Novak Djokovic is back in New York having missed last year's event because of his Covid vaccination status. Ominously, the three-time winner won his first tournament on American soil since 2021 in Cincinnati last week against defending US Open champion Carlos Alcaraz. Djokovic will be bidding for a 24th grand slam title to move level with Margaret Court's record haul.
Picking a women's grand slam singles title winner in recent years has been akin to sticking a pin in a list of runners at the Grand National. But a 'big three' of sorts has emerged in the shape of world number one Iga Swiatek, Australian Open champion Aryna Sabalenka and last year's Wimbledon winner Elena Rybakina. The trio have shown the type of consistency missing from the women's game since Serena Williams ruled the roost.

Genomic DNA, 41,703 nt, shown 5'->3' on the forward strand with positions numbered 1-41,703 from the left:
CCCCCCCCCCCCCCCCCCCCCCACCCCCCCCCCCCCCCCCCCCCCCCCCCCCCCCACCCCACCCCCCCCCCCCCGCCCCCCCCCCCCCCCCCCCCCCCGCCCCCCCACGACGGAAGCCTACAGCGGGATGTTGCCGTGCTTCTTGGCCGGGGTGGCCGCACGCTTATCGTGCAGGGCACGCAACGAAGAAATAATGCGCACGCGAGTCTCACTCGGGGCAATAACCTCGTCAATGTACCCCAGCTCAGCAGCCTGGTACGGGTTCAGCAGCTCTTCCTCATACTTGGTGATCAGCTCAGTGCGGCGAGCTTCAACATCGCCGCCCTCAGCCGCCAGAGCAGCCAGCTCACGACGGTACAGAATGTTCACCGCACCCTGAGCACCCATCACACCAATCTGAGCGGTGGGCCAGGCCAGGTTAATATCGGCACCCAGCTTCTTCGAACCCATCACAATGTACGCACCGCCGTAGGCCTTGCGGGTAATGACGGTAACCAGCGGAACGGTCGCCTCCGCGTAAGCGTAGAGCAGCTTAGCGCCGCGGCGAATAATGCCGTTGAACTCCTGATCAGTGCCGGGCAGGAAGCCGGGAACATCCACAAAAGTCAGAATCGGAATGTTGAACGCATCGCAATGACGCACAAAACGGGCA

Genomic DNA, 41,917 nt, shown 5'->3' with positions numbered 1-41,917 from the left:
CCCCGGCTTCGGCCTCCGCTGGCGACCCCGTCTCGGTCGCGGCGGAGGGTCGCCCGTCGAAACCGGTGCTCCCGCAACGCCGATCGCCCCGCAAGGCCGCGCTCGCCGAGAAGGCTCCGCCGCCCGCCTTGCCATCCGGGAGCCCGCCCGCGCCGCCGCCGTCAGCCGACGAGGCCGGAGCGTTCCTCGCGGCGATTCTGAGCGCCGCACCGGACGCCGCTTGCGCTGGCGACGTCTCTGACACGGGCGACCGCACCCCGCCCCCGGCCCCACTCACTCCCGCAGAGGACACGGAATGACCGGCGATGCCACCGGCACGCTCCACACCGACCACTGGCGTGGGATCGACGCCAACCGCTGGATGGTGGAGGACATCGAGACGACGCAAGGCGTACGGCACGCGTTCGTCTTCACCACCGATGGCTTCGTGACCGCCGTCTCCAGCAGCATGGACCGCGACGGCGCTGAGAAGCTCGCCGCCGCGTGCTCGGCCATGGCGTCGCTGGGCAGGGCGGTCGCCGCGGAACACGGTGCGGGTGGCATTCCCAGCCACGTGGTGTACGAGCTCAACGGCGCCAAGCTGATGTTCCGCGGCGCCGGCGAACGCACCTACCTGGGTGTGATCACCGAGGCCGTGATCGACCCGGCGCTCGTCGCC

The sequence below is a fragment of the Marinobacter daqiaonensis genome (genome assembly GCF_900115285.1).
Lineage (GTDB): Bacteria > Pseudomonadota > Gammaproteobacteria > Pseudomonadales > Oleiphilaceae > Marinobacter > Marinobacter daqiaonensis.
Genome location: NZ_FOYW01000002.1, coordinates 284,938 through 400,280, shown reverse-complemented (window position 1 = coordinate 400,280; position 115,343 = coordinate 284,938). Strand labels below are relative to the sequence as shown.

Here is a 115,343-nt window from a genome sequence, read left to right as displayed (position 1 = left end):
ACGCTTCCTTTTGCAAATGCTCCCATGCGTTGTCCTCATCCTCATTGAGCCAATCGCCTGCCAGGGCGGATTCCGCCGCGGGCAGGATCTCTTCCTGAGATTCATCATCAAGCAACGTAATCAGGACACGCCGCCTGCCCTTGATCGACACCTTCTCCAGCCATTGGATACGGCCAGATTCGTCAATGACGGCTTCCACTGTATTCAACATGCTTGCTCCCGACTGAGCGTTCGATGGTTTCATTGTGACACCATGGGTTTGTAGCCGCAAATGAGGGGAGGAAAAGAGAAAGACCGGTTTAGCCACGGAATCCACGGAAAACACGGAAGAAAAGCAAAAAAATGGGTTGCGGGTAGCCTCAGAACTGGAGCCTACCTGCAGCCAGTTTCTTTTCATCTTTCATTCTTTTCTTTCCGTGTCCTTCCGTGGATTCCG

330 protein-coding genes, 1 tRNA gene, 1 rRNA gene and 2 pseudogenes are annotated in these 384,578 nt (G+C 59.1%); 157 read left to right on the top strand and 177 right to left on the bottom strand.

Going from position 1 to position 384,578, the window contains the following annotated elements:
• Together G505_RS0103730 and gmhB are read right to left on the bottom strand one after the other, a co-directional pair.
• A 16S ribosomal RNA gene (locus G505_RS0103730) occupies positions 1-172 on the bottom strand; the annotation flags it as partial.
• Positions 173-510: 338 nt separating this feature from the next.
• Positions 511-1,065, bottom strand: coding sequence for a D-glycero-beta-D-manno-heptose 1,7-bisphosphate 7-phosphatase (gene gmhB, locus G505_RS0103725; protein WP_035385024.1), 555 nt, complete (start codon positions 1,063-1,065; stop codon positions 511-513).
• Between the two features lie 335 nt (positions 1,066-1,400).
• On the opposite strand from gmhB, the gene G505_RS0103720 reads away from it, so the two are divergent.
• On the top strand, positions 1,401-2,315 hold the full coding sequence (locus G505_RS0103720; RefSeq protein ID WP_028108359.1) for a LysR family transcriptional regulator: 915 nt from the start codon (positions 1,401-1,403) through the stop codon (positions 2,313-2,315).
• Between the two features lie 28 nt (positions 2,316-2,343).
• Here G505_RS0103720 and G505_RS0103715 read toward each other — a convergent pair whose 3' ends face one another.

Andy Murray branded late-night tennis a "farce" after his second-round match against Thanasi Kokkinakis at this year's Australian Open did not begin until after 10 pm and finished at 4:05 am. Some players also complained about the late finishes at the French Open, while at Flushing Meadows last year Alcaraz completed a five-set win over Jannik Sinner at 2:50 am, the latest ever finish at the event. Yet the USTA is sticking with a start time of 7 pm for its night sessions despite calls to commence earlier.
The United States have two male players in the top 10 for the first time since 2012, when Mardy Fish and John Isner were ranked nine and 10. Frances Tiafoe's elevation into 10th placed him two spots behind Taylor Fritz. New York might not get its first home men's singles champion since Andy Roddick in 2003, but a decent run for either will get the pulses racing on Arthur Ashe.
Murray was forced to withdraw from Cincinnati with an abdominal strain, Cameron Norrie has lost four consecutive matches since Wimbledon, Dan Evans – a Washington title aside – has endured a torrid run of defeats and Jack Draper has been injured all summer. Katie Boulter and Jodie Burrage complete a British contingent which is not exactly brimming with optimism.